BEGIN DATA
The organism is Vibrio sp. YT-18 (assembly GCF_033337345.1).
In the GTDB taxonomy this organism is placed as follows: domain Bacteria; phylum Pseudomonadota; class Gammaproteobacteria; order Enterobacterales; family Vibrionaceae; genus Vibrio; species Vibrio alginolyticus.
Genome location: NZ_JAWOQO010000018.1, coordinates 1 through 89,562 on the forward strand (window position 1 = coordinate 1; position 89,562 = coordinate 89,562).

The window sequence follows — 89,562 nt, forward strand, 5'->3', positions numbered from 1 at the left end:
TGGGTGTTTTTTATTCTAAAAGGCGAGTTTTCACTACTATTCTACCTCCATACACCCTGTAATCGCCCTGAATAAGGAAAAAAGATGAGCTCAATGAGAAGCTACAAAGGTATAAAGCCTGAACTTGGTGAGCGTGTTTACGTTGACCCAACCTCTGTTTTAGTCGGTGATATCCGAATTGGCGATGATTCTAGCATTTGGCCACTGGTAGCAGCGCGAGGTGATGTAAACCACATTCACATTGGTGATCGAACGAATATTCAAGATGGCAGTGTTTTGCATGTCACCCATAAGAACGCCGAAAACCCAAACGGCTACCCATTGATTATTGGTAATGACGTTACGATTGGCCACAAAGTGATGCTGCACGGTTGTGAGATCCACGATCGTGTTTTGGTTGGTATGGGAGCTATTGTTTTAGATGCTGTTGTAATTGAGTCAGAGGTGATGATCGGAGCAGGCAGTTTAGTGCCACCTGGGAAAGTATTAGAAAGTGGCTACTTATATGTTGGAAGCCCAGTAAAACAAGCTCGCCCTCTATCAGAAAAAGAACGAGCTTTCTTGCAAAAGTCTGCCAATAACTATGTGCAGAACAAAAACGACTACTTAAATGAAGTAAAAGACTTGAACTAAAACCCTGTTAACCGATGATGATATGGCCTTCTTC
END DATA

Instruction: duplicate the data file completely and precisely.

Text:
The organism is Vibrio sp. YT-18 (assembly GCF_033337345.1).
In the GTDB taxonomy this organism is placed as follows: domain Bacteria; phylum Pseudomonadota; class Gammaproteobacteria; order Enterobacterales; family Vibrionaceae; genus Vibrio; species Vibrio alginolyticus.
Genome location: NZ_JAWOQO010000018.1, coordinates 1 through 89,562 on the forward strand (window position 1 = coordinate 1; position 89,562 = coordinate 89,562).

The window sequence follows — 89,562 nt, forward strand, 5'->3', positions numbered from 1 at the left end:
TGGGTGTTTTTTATTCTAAAAGGCGAGTTTTCACTACTATTCTACCTCCATACACCCTGTAATCGCCCTGAATAAGGAAAAAAGATGAGCTCAATGAGAAGCTACAAAGGTATAAAGCCTGAACTTGGTGAGCGTGTTTACGTTGACCCAACCTCTGTTTTAGTCGGTGATATCCGAATTGGCGATGATTCTAGCATTTGGCCACTGGTAGCAGCGCGAGGTGATGTAAACCACATTCACATTGGTGATCGAACGAATATTCAAGATGGCAGTGTTTTGCATGTCACCCATAAGAACGCCGAAAACCCAAACGGCTACCCATTGATTATTGGTAATGACGTTACGATTGGCCACAAAGTGATGCTGCACGGTTGTGAGATCCACGATCGTGTTTTGGTTGGTATGGGAGCTATTGTTTTAGATGCTGTTGTAATTGAGTCAGAGGTGATGATCGGAGCAGGCAGTTTAGTGCCACCTGGGAAAGTATTAGAAAGTGGCTACTTATATGTTGGAAGCCCAGTAAAACAAGCTCGCCCTCTATCAGAAAAAGAACGAGCTTTCTTGCAAAAGTCTGCCAATAACTATGTGCAGAACAAAAACGACTACTTAAATGAAGTAAAAGACTTGAACTAAAACCCTGTTAACCGATGATGATATGGCCTTCTTC